Click on the pictures to see enlarged versions of the images.

Sunday, September 25, 2011

The Message

(Geraniums by Childe Hassam, 1859-1935,
American painter)

Literary works with pastoral themes can be traced back to the ancient Greeks. They depicted in song and verse an idyllic uncorrupted life, of the shepherd, for example, playing the flute as he watches over his flock.

Over the centuries, the imagery went farther afield, to include other figures of the countryside, even the fisherman. By Elizabethan time in England, writes Edmund Kerchever Chambers, the Shakespearean scholar, “there is a body of poetry, transparent, sensuous, melodious, dealing with all the fresh and simple elements of life, fond of the picture and the story, rejoicing in love and youth, in the morning and the spring.”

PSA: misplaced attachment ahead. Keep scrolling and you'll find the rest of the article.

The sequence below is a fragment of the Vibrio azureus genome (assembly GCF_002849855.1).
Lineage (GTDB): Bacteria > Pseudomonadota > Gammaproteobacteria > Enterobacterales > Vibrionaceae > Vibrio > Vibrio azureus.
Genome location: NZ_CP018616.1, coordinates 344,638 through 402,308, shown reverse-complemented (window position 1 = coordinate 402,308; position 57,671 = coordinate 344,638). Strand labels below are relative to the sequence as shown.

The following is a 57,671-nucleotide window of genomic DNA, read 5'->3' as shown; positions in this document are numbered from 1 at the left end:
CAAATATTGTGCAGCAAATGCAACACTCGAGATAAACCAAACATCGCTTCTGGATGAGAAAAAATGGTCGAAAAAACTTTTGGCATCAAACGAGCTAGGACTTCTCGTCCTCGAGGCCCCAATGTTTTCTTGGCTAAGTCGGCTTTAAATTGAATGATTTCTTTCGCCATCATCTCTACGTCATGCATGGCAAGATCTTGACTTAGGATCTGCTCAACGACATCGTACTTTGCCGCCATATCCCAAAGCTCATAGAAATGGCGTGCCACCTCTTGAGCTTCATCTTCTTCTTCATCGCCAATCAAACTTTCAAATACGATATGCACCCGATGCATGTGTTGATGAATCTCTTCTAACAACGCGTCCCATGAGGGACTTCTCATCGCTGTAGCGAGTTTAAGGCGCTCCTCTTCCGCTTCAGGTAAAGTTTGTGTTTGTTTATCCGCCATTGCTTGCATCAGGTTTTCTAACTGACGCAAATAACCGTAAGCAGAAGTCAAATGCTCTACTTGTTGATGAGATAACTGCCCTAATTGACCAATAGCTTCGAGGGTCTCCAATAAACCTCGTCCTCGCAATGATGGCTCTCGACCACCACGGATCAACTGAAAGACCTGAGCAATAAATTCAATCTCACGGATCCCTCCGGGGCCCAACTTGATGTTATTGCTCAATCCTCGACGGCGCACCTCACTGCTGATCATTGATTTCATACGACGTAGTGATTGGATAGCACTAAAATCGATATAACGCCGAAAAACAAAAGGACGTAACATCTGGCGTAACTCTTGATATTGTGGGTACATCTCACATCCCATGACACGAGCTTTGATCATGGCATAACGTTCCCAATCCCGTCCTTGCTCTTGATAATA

Today’s lyric poem is a particularly playful example of such a pastoral.


Ye little birds that sit and sing
Amidst the shady valleys,
And see how Phyllis sweetly walks
Within her garden-alleys;
Go, pretty birds, about her bower;
Sing, pretty birds, she may not lower;
Ah, me! methinks I see her frown;
Ye pretty wantons, warble!

Go, tell her through your chirping bills,
As you by me are bidden,
To her is only known my love,
Which from the world is hidden.
Go, pretty birds, and tell her so;
See that your notes strain not too low,
For still, methinks, I see her frown;
Ye pretty wantons, warble!

Go, tune your voices’ harmony,
And sing, I am her lover;
Strain loud and sweet, that every note
With sweet content may move her;
And she that hath the sweetest voice,
Tell her I will not change my choice;
Yet still, methinks, I see her frown;
Ye pretty wantons, warble!

Oh, fly! make haste! see, see, she falls
Into a pretty slumber!
Sing round about her rosy bed
That, waking, she may wonder:
Say to her, ’tis her lover true
That sendeth love to you, to you!
And when you hear her kind reply,
Return with pleasant warblings.

~ Thomas Heywood (157?-1650), English actor, playwright, and poet

No comments: